At the beginning of the 1500s, Lorraine held the political status of an imperial fief. This situation changed in the mid-sixteenth century with two events that would define the parameters of Lorraine's geopolitical situation until the 1730s. In August 1542, Duke Antoine (ruled 1508–1544) and Emperor Charles V (ruled 1519–1556) approved the Treaty of Nuremberg, which recognized Lorraine's independence in exchange for the duke's continuing liability for certain imperial taxes. Ten years later, French King Henry II (ruled 1547–1559), as part of his dynastic wars with the Habsburgs, occupied the three bishoprics. Henry placed them under French "protection" until 1648, when the Holy Roman Empire ceded complete sovereignty over the cities. From the 1550s onward, France enjoyed a physical presence in the middle of ducal lands, and exerted increasing pressure upon the dukes.
Despite the arrival of the French, the next seventy-five years saw relative peace and prosperity for Lorraine. Lorraine's larger neighbors left the duchy alone because of their own internal crises. Close personal connections to France marked the reigns of Dukes Charles III (ruled 1545–1608) and his son Henry II (ruled 1608–1624). Lorraine elites, such as the Guise family, moved easily into positions of power within France. The period witnessed an artistic flowering, producing artists like Jacques Callot and Georges de la Tour. Because of its brilliance in comparison with what followed, the period has been called "Lorraine's renaissance."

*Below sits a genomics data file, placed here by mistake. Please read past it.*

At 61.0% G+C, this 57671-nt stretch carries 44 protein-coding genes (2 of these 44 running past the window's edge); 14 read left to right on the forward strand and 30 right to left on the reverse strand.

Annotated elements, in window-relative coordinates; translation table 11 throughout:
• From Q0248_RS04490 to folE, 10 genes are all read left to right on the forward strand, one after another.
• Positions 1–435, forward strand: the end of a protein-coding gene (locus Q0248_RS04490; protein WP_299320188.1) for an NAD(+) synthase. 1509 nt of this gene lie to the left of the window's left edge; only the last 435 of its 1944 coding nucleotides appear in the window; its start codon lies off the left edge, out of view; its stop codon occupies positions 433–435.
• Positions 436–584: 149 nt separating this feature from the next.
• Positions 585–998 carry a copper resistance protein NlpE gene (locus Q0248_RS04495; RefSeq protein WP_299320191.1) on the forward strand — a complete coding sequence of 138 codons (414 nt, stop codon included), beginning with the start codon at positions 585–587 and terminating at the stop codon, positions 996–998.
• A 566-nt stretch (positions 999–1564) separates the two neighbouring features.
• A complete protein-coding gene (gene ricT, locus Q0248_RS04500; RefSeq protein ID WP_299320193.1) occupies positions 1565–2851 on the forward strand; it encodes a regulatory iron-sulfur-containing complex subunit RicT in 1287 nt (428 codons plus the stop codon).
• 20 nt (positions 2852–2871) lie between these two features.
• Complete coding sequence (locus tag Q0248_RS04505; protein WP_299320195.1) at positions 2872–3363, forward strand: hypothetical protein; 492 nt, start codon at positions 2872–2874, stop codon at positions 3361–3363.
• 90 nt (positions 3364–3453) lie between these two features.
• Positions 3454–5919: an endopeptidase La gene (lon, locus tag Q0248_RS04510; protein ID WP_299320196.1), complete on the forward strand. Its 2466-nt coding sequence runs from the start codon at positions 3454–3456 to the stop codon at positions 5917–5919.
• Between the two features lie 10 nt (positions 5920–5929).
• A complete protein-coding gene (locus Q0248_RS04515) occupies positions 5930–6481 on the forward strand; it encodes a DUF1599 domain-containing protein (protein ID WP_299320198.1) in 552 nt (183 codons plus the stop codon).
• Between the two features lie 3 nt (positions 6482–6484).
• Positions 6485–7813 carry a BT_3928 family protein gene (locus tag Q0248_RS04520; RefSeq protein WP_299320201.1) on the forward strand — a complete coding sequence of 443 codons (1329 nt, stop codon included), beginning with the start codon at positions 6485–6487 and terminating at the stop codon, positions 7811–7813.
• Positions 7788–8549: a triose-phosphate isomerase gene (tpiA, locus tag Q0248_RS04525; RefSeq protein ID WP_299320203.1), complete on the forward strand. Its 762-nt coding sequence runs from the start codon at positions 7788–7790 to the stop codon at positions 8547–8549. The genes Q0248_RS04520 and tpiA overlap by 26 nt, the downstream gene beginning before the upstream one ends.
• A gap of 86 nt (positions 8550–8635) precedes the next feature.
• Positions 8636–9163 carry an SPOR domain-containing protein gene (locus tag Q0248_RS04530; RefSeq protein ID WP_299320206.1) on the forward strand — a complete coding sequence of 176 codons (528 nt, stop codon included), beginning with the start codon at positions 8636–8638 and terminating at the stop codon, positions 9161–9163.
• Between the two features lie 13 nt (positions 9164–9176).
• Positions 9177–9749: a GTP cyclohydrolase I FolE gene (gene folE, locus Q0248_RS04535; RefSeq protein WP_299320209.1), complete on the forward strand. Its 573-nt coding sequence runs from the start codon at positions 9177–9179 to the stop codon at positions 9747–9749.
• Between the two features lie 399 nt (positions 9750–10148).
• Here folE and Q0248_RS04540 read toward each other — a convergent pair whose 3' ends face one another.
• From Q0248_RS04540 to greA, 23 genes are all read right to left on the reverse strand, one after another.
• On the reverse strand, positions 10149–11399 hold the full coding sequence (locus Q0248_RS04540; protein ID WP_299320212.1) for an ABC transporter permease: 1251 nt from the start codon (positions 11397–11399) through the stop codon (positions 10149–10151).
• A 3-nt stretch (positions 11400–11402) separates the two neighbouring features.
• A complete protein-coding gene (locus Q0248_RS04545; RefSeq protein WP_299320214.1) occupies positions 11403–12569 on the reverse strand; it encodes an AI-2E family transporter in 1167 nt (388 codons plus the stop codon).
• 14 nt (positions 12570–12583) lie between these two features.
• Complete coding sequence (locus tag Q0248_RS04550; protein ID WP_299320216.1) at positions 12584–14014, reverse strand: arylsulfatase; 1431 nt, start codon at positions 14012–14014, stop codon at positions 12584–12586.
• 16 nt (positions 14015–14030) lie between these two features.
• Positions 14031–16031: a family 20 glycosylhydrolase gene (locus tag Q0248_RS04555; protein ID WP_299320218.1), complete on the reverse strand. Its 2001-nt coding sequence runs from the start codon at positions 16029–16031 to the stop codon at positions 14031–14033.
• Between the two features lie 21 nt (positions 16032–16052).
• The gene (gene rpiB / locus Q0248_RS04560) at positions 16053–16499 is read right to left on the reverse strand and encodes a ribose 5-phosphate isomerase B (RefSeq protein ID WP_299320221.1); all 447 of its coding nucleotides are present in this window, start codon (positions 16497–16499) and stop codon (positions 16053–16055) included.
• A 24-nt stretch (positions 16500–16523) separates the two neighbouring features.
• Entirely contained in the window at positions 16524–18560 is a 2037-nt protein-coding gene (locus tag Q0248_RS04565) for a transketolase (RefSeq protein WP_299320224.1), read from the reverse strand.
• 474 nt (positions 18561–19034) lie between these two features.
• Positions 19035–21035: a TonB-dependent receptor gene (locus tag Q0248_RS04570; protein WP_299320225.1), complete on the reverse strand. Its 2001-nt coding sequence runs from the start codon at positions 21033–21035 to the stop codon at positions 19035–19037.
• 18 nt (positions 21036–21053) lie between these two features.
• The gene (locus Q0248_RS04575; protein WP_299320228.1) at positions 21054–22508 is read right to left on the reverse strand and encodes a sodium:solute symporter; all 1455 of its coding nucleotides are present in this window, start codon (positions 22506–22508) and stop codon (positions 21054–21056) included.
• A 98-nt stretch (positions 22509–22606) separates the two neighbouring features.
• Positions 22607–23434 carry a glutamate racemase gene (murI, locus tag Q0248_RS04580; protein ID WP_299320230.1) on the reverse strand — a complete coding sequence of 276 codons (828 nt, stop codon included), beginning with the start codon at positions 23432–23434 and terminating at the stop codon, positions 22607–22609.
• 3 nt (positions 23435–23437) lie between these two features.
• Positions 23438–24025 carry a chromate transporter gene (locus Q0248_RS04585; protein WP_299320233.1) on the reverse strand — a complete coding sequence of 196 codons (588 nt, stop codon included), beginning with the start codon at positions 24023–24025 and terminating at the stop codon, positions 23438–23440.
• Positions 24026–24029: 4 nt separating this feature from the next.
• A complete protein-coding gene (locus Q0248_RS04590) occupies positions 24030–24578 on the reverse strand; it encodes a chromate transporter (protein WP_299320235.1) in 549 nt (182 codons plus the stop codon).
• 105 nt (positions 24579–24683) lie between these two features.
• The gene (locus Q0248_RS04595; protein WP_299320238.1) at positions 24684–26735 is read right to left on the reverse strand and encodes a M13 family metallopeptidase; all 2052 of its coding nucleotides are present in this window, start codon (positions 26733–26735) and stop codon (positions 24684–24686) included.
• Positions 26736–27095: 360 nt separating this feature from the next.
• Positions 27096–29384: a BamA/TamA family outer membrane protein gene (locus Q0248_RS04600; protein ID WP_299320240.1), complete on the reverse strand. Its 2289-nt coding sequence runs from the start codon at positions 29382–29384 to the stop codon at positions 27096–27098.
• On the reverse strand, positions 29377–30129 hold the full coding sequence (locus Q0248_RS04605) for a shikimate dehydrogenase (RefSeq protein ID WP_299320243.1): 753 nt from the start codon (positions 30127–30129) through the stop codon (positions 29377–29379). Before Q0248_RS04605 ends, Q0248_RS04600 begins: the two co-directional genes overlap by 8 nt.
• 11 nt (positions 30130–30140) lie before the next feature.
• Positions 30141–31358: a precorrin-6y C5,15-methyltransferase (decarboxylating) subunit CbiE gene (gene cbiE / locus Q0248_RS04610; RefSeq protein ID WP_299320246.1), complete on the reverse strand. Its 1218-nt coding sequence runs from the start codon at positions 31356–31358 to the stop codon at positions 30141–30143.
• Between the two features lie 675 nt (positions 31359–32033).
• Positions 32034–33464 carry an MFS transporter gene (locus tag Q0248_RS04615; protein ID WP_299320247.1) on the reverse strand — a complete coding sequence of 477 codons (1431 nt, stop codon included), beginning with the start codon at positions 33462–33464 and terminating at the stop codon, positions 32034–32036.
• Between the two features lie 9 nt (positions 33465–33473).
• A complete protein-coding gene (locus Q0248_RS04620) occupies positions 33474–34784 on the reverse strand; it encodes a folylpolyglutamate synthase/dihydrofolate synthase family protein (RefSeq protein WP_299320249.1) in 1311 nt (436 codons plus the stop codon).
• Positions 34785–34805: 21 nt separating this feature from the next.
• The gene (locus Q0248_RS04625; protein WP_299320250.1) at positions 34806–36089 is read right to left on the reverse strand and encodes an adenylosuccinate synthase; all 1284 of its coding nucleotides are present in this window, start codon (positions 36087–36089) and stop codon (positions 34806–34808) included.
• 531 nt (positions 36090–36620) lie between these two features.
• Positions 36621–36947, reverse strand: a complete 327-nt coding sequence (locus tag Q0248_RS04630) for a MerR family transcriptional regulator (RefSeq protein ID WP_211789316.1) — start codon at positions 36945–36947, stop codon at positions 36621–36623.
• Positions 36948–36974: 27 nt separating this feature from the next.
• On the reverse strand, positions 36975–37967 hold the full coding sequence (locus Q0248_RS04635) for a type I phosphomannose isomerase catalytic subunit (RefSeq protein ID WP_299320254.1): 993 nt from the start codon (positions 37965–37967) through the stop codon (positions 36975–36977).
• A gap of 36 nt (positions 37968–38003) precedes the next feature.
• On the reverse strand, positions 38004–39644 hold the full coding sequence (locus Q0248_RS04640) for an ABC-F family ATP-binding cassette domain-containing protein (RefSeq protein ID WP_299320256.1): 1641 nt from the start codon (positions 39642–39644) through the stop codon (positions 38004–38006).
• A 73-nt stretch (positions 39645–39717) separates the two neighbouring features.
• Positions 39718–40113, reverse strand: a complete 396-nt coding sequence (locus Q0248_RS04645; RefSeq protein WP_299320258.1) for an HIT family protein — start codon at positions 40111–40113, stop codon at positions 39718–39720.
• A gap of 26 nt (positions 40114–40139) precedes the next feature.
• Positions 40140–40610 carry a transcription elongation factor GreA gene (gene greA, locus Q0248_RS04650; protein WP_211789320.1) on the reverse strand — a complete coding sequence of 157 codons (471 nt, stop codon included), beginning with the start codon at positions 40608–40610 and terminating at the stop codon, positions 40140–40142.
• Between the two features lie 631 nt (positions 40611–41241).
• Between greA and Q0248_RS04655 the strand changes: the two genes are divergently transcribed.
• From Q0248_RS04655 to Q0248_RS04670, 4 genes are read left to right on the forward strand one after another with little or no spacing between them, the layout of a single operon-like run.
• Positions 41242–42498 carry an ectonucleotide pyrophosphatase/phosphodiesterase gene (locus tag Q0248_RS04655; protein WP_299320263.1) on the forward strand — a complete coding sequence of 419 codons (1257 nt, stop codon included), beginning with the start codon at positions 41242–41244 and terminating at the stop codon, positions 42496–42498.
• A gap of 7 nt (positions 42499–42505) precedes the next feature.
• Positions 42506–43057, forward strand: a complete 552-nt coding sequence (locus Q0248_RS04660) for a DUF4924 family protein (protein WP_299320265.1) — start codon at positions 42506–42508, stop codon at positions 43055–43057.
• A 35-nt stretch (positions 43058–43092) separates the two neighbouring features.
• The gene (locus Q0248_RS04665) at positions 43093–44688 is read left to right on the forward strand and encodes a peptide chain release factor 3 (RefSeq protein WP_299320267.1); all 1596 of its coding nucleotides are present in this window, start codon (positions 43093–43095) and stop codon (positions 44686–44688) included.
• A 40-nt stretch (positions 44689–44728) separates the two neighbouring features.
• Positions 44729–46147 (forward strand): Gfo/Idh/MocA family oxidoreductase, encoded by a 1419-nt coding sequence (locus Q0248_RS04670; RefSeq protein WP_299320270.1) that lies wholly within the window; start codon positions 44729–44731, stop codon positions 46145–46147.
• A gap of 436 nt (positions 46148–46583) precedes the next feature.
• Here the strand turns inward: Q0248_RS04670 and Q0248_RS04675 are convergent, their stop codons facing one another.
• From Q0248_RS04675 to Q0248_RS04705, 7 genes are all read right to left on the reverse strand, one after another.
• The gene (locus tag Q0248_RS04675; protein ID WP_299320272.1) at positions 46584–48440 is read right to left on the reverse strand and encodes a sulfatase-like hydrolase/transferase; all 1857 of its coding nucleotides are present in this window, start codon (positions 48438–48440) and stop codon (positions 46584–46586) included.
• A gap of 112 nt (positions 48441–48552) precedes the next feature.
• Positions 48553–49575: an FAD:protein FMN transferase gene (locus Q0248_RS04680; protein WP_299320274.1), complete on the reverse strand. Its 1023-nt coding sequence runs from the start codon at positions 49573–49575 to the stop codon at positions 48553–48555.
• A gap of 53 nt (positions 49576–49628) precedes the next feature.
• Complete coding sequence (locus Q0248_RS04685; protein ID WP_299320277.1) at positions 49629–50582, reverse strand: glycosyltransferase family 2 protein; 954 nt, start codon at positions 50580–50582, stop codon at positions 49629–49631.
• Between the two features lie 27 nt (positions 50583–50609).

Rebirth turned into chaos with the ascension of Charles IV (ruled 1624–1675) to the ducal throne. A strident Catholic like many of his countrymen, and more a warrior than a statesman, Charles actively opposed Cardinal Richelieu's pro-Protestant policies during the Thirty Years' War (1618–1648). This stance resulted in French occupation of Lorraine and ducal exile. Excepting the 1660s, French occupation lasted from 1634 until 1697. The dukes became imperial generals, fighting the French and the Ottoman Turks. Their greatest moment came in 1683, when Charles V (ruled 1675–1690) successfully defended Vienna against the Ottomans. Lorraine itself suffered terribly during these years. In addition to the horrors of military occupation, there was an epidemic of plague in 1635. As a consequence of these disasters, Lorraine lost nearly half of its prewar population.